Permanent vs. Temporary Traffic Control for Recurring Events

By Mike Spack, PE, PTOE

If you’ve ever dealt with event traffic management, you know the amount of time, money and other resources that go into ensuring safe and efficient traffic conditions before, during, and after the event. But what happens when the event is recurring? At what point does it make sense to implement permanent traffic control measures at the event site – effectively cutting out the need to spend the aforementioned capital on a recurring basis – and when does the burden of creating permanent traffic control outweigh the burden of implementing these measures over and over again?

[Check out our Traffic Corner Tuesday video:  Permanent vs. Temporary Traffic Control for Recurring Events]

Recurring Event Types

First, what type of events are we talking about? Here’s a few of the different types of recurring events that one may encounter:

  • Concerts
  • Plays/shows
  • Church services
  • State fairs, county fairs, carnivals, etc.
  • Sporting events

In other words, things that attract a large amount of people than would otherwise be expected in an area that occur multiple times during the year.

Determining Permanent vs. Temporary Traffic Control

One factor to examine is where the expected traffic falls on the design hourly volume. The graph below, from the Minnesota Department of Transportation, shows the typical traffic for several corridors. The bottom axis shows the ranking of all hours of traffic for a typical year. The vertical axis shows what percentage of the Annual Average Daily Traffic (AADT) that hourly traffic represents. As shown, traffic generally increases steadily with busier (higher) ranked hours until it reaches a point where it dramatically climbs (the far left side of the graph). This basically states most corridors have only a slight variation in traffic with the exception of a handful of hours. Traditionally, using the 30th highest ranked hour of traffic has represented a reasonable break between “normal” traffic, the flat part of the curve, and “high” traffic, the steep part of the curve.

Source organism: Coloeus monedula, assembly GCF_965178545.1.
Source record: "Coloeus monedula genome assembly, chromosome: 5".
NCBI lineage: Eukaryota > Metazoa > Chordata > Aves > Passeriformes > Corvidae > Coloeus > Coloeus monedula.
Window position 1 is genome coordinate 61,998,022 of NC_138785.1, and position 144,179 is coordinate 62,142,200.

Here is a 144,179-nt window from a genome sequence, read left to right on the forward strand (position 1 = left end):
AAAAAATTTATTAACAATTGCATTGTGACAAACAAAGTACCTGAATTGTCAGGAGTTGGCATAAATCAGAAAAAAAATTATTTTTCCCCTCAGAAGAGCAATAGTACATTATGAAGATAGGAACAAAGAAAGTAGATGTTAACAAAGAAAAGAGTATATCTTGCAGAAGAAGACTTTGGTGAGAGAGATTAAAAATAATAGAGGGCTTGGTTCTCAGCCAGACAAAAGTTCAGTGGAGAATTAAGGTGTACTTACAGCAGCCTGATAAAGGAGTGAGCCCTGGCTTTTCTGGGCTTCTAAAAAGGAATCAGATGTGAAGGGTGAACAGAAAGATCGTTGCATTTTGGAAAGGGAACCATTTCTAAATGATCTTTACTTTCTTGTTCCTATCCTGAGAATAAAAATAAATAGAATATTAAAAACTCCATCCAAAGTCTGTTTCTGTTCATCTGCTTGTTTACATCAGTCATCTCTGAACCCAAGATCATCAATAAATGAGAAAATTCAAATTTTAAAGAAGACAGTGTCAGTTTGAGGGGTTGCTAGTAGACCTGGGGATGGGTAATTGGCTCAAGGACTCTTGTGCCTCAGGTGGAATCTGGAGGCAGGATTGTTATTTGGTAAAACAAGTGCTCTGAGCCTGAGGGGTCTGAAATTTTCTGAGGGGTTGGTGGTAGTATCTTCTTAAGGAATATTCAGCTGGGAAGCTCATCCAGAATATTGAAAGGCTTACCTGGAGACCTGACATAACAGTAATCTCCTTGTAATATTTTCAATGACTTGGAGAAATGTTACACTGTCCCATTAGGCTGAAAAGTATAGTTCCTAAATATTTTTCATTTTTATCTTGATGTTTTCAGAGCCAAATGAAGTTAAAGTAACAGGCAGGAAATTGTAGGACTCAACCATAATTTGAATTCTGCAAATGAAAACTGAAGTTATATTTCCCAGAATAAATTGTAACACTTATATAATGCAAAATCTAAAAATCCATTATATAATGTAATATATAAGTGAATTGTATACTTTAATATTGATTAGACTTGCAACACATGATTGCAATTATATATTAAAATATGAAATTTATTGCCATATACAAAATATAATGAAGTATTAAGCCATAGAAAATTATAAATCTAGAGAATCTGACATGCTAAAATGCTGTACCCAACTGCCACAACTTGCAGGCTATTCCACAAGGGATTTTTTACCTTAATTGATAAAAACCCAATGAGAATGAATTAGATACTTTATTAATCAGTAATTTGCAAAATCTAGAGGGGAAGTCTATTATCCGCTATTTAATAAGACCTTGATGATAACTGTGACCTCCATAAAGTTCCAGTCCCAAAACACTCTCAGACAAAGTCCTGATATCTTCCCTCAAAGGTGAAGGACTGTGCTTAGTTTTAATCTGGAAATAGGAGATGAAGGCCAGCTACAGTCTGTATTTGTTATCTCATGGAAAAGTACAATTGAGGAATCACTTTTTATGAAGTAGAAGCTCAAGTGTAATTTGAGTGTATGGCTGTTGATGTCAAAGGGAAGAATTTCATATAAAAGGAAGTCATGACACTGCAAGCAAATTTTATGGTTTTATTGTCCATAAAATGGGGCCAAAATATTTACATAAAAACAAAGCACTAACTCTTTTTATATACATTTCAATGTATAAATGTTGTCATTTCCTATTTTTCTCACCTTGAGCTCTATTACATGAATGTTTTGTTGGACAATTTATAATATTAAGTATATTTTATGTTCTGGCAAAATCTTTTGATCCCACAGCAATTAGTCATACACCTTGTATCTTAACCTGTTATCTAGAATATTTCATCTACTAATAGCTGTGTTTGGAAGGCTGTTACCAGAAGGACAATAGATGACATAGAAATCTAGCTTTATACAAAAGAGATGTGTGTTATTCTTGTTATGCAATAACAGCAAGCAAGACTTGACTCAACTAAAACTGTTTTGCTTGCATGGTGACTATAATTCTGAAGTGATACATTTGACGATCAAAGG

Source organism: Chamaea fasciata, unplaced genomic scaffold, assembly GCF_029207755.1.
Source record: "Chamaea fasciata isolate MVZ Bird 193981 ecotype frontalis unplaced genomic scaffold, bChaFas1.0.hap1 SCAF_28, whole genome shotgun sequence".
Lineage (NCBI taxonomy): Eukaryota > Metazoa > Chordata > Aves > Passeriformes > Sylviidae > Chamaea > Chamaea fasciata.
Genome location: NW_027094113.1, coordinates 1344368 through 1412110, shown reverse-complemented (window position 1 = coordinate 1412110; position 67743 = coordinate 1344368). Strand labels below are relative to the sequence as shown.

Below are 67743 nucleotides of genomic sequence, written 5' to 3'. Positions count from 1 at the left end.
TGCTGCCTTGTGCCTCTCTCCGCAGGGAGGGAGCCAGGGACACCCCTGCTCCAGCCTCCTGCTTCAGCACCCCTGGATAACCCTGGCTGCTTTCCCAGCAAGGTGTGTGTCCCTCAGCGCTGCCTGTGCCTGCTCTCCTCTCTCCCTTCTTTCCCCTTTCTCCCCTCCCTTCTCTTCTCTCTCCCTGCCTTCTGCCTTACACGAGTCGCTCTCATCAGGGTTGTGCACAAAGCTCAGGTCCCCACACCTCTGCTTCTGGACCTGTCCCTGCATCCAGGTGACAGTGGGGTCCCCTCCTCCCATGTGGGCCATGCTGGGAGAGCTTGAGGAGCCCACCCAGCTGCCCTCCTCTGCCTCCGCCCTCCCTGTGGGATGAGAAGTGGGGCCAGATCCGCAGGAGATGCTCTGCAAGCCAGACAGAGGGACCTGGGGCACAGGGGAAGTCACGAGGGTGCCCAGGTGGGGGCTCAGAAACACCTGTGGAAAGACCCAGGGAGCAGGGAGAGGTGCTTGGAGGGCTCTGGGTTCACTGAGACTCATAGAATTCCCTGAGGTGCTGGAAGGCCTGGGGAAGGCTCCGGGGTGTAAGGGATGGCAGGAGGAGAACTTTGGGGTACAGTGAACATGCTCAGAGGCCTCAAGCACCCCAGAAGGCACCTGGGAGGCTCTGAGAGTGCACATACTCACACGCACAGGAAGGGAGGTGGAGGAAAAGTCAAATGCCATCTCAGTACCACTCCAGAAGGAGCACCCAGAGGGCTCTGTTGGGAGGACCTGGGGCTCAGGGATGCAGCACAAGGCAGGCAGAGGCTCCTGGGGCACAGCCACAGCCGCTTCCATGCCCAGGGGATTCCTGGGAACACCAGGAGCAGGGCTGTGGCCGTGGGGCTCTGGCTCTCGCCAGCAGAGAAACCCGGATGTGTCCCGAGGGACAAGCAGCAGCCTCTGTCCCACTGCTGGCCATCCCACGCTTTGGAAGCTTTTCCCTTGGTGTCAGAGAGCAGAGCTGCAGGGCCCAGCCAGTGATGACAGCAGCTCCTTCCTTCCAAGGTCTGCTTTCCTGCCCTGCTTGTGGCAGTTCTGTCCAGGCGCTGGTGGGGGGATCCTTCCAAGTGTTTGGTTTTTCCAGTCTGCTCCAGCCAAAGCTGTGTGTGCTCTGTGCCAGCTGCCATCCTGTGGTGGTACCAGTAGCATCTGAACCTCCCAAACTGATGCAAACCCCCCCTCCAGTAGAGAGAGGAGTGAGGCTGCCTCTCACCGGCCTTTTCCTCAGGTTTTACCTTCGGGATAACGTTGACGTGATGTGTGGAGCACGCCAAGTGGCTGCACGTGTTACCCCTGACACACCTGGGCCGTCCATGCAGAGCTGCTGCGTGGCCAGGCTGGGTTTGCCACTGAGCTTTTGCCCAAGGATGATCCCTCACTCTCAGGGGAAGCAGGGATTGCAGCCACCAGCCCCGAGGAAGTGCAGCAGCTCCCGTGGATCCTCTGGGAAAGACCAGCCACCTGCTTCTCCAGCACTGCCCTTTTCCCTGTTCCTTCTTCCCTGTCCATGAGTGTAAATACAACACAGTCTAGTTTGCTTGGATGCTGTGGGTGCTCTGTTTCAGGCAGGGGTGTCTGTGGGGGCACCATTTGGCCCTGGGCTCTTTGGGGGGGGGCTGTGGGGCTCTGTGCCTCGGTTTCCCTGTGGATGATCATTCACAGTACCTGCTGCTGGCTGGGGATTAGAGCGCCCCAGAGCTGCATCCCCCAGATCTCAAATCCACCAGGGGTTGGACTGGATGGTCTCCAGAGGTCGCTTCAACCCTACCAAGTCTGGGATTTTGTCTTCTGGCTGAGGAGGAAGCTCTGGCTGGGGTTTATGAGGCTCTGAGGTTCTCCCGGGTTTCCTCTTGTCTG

Considering the desire to accommodate the 30th highest ranked hour traffic, here are some key factors to consider when determining the need for permanent versus temporary traffic control measures:

  • Frequency of the Event. An annual event that lasts for a few hours likely will not fall into the 30th design hour, but a weekly church service or a 12-day state fair, for example, very well may.
  • Percent Change from Existing Traffic. Using a church as an example, even when the frequency of events is high due to weekly recurring services, but it’s prudent to look at the volume of traffic over norm. Weekly services at a small church with 100 attendees are going to be far less disruptive than weekly services at a mega-church with thousands of attendees. However, that small church in a rural town may represent a big increase over background traffic while the mega-church in a downtown may simply be reminiscent of a normal weekday peak hour.